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I am trying to get a trace from a Cisco 3750 using a port monitor. I am only seeing the originating side of any conversation. It doesn't make a difference if the device that is attached to the source switch port is originating the conversation or is the destination. Ex. When I ping this device or ping from this device, I only see the ICMP ECHO request. I never see the reply, even though the devices can PING each other. I have removed and reinstall Wireshark and Winpcap.

Here is my monitor config from my switch: monitor session 1 source interface Gi2/0/19 monitor session 1 destination interface Gi2/0/24

asked 10 Feb '11, 08:45

flrdr's gravatar image

accept rate: 0%

My first thought was that the monitor session was setup only mirroring either incoming or outgoing frames, but if you never see the ICMP ECHO reply no matter if the mirrored port is sending or receiving it this can't be the case. Which is kinda strange, I have to admit.

Does the device at Gi2/0/19 have more than one network card maybe? Maybe an active Wireless card, and you have a asymetric conversation using two interfaces?

Is the other device in the same subnet, or is there a router involved? If so, what happens if you ping a device in the same subnet?

(10 Feb '11, 09:49) Jasper ♦♦

The device on G2/0/19 only has one NIC. I see the same results pinging within the same subnet. I also tested to other ports with test PCs (1 NIC) with the same results. It appears that the problem is with my laptop or with the Wireshark options. I loaded Wireshark on a new Win7 laptop, and the captures works OK. The real strange thing is - If I use the "bad" laptop to sniff it's own traffic, I can see both sides of the conversation. When I use it to sniff the monitor port, I only see the originator's side. Any ideas on what could be causing this? Any help is greatly appreciated !!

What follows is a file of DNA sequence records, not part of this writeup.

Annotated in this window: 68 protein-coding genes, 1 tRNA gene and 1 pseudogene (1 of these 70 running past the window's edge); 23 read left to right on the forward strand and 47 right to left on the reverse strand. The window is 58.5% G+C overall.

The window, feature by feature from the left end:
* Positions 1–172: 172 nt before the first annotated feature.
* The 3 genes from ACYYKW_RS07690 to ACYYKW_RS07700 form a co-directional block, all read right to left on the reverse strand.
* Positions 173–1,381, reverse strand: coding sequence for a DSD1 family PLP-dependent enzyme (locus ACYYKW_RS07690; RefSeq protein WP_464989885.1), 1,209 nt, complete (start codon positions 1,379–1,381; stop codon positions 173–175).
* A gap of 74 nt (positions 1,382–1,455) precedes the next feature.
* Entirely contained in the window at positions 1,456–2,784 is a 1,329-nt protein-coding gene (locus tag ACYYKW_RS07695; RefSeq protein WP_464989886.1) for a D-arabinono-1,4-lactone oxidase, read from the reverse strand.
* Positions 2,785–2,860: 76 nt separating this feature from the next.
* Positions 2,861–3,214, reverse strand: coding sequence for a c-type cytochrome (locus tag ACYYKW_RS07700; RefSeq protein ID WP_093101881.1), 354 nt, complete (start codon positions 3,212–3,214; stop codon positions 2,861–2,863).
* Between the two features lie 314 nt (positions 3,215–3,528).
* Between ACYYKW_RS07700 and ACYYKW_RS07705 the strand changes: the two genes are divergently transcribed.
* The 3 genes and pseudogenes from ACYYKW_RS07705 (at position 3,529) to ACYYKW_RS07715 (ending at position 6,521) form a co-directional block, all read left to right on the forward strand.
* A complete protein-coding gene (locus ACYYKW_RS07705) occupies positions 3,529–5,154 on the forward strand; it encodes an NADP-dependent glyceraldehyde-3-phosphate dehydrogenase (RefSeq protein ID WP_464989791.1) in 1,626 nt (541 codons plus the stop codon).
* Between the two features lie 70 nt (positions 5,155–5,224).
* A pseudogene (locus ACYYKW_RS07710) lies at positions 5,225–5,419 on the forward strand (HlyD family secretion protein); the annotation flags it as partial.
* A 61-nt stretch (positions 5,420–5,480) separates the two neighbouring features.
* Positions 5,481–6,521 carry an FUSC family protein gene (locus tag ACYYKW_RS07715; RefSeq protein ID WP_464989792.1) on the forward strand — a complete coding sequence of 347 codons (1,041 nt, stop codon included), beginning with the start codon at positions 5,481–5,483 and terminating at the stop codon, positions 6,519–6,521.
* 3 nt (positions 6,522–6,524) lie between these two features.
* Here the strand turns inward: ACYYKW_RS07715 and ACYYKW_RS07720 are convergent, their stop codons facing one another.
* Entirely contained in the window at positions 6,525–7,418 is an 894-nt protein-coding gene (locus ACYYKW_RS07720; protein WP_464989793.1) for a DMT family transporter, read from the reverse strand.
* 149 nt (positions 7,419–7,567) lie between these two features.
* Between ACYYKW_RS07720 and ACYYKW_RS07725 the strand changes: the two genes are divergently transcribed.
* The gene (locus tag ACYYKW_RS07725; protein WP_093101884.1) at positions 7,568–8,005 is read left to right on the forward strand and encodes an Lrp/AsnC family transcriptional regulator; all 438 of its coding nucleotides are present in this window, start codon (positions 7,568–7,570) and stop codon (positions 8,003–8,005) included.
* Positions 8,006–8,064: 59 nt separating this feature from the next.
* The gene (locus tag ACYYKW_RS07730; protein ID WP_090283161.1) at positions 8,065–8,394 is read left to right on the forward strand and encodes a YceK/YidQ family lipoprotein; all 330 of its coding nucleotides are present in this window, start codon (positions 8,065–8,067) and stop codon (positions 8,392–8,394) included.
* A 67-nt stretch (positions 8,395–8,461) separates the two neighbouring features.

(11 Feb '11, 09:33) flrdr

I was able to determine that a Check Point VPN client (SecureClient) that we run on our laptops was causing the problem. I tried disabling the Check Point services and the security policy, but that didn't help. I had to completely remove the VPN client and wireshark runs just fine.

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answered 14 Feb '11, 08:40

flrdr's gravatar image

accept rate: 0%

Good thing you found what caused the trouble, and probably worth keeping in mind. I myself avoid installing the Cisco VPN client for similar reasons :-)

(14 Feb '11, 14:07) Jasper ♦♦

Looks like your "bad" laptop has a faulty NIC that doesn't "like" all the frames coming in. The last thing I would check if you have a duplicate MAC address in your network (for example, the "bad" laptop having the same as the device on G2/0/19). Duplicate MAC addresses are very hard to spot unless you're suspecting it, and can lead to network behavior that seems to be random at best.

Otherwise I think it's either the hardware or the OS being "on the fritz" or both.

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answered 11 Feb '11, 09:49

Jasper's gravatar image

Jasper ♦♦
accept rate: 18%

I don't think that it's hardware. The laptop works fine except when using wireshark. Also, it can sniff it's own traffic OK. When it's just listening to a monitored swith port, it's MAC address shouldn't have much to do with it.

(11 Feb '11, 10:06) flrdr

Okay, it was just a thought :-) If the hardware is working fine then it must be a software problem. Next thing I would check if the same hardware booted into a Backtrack or Ubuntu live CD has the same trouble.

(12 Feb '11, 03:32) Jasper ♦♦
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question asked: 10 Feb '11, 08:45

question was seen: 4,671 times

last updated: 14 Feb '11, 14:07

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